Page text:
Straight on medium shot of Keiko the killer whale and star of the film "Free Willy" as he swims around in his tank prior to being moved from Newport, Oregon to Westman Islands, Iceland.

After 20 years in captivity, Keiko was released back into the waters off the coast of Iceland so that he could once again swim where he chose. Although he never fully reintegrated with wild whales, Keiko had five years of freedom before he died of a pneumonia-like virus.

Today, Cousteau is still fighting for creatures like Keiko. He has turned his attention to Russia, where he has been involved in a series of talks to try and free about 100 beluga whales and orcas being held in captivity in what's being referred to as a "whale jail". The marine mammals are located off the coast of the Russian Far East enclosures, where the water often freezes over. The whales were to be sold to theme parks across China, but millions of people, including Oscar-winning actor Leonardo DiCaprio, have signed petitions calling for the release of the mammals. Cousteau visited the site with a team of scientists before he flew to Dubai and secured signatures on a policy preventing the animals from being exported.

We are going in the right direction, but it's going to take time

While this was a huge step in the right direction, Cousteau says it's still not enough. "The government has decided not to allow people to capture or sell the creatures … this year. We were able to sign a document with the governor of the region with the support of the president of the country, to do everything we can to protect them, but they are still there. "We need to reach an understanding with the owners and figure out which whales can be released soon, which need more attention and what happens to the ones that may take a lot more than we think for them to be able to be released."

Experts in Russia say the animals will be released from their holding pens into the Sea of Japan, rather than being returned to where they were captured. Cousteau says he does not agree with that course of action because it would "put the well-being of these orcas at undue risk and compromise their long-term survival". Cousteau also urges people not to go to aquariums and theme parks that use marine animals as entertainment. "It's an insult to the species that are some of the most sophisticated creatures in the ocean," he says. "We need to stop doing that. That, to me, is critical. We are going in the right direction, but it's going to take time."

We still have time

But when it comes to global conservation, time is not something we have an endless supply of. A UN Global Assessment Report published this month shows that only three per cent of marine areas are free from human pressure, while industrial fishing takes place in more than 50 per cent of our oceans, leaving about 33 per cent of fish species overexploited. When it comes to climate change and rising sea temperatures, the UN Intergovernmental Panel on Climate Change says we have only 12 years in which to reverse the damage we've already done to our planet. Last week, the IPCC warned sea temperatures could rise by more than two metres by 2100, resulting in "catastrophic" consequences for humans and marine life. But Cousteau says there is still time to save the oceans. "I wouldn't be here if I didn't believe we had time. But we need to work faster and faster and with more people; it's why education is critical," he says.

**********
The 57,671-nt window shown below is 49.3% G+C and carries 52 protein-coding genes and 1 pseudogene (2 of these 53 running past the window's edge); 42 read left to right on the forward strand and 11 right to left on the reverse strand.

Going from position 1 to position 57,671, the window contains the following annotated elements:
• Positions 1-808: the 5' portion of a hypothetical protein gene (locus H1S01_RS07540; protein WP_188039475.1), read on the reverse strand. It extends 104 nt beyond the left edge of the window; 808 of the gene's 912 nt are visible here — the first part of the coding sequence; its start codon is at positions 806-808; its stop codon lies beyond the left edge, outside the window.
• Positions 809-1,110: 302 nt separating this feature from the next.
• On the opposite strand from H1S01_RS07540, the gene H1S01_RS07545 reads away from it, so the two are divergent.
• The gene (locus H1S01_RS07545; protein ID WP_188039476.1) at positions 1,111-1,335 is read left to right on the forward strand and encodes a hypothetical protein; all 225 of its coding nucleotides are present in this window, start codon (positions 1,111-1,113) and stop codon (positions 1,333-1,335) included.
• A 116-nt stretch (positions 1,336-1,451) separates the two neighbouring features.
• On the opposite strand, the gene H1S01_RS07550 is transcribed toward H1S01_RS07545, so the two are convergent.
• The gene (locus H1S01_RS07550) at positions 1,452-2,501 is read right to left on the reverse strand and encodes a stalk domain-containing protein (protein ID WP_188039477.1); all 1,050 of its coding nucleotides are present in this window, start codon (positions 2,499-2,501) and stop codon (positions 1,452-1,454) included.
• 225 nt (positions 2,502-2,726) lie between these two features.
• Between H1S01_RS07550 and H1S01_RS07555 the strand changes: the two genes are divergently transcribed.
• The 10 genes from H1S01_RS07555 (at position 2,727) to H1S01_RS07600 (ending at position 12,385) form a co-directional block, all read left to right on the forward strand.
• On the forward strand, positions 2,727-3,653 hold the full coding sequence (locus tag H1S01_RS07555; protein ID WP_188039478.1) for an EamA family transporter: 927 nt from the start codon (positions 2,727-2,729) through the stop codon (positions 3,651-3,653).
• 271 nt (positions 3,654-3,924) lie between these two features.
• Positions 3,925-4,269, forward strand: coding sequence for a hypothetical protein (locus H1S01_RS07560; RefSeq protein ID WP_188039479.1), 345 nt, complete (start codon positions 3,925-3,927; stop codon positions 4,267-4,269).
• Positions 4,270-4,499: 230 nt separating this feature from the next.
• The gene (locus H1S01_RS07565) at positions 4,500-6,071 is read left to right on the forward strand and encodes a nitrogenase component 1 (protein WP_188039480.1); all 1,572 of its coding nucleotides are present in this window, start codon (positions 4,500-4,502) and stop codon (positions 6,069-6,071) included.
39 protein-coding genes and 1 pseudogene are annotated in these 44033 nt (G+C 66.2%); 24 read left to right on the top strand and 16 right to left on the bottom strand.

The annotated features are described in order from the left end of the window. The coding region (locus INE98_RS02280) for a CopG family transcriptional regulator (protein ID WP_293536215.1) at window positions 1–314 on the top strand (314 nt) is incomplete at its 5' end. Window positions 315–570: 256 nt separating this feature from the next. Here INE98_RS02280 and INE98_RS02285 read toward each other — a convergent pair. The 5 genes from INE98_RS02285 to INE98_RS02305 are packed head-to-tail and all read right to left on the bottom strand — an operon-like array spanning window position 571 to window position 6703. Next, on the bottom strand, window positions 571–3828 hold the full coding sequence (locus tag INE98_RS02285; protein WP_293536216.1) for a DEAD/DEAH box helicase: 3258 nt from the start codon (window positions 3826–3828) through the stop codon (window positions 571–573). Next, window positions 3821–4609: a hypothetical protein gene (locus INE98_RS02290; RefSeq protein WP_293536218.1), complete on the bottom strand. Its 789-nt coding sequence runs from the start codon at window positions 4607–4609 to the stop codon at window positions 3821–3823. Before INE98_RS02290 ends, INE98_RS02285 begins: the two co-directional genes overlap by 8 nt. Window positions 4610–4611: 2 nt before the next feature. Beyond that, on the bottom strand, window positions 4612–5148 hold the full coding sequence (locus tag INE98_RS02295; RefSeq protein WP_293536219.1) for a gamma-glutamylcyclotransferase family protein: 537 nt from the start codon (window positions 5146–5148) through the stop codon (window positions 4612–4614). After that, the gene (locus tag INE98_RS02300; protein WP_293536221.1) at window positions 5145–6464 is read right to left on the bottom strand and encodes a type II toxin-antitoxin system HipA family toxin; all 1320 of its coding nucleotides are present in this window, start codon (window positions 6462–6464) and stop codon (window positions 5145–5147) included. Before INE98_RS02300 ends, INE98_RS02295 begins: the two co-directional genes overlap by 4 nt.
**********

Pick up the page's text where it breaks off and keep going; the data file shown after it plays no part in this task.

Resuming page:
Despite being 81 years old, Jean-Michel Cousteau is not giving up on his plight to save the world's oceans any time soon. Jean-Michel Cousteau

"I spent time in Dubai with many young people, so many of whom are keen to help change things and improve the environment in this country. They all want to make a difference, they are young and I'm excited about it."

It's not Cousteau's first time in the UAE, but on this trip he expressed surprise at how much Dubai has changed and the speed of development here. "There's been so much change in this part of the world, but it is also inspiring as some people really do care," he says. He has also been encouraged by the range of environmental initiatives he's seen across the UAE.

“I love this part of the world because it’s wonderfully diverse. People dress differently, they act differently and they do it because they made the decision to be the way they are – I have a lot of respect for that. It’s such a pleasure to meet new people, see new cultures and religions. Diversity is synonymous with stability.”

While Cousteau spends most of his time rallying for marine critters, he says the diversity of humanity is what makes life interesting. He recalls his father telling him that people would always protect what they love. In response, Jean-­Michel always asked: 'How can they protect what they don't understand?' And he's still trying to solve this riddle decades later, as he travels the world to help people understand the ocean, its inhabitants and how we are all connected by it. "We must protect the ocean if we want to protect ourselves" he says. "If I didn't believe that we had time to change things, I'd be off somewhere hiding and simply trying to catch the last fish in the ocean."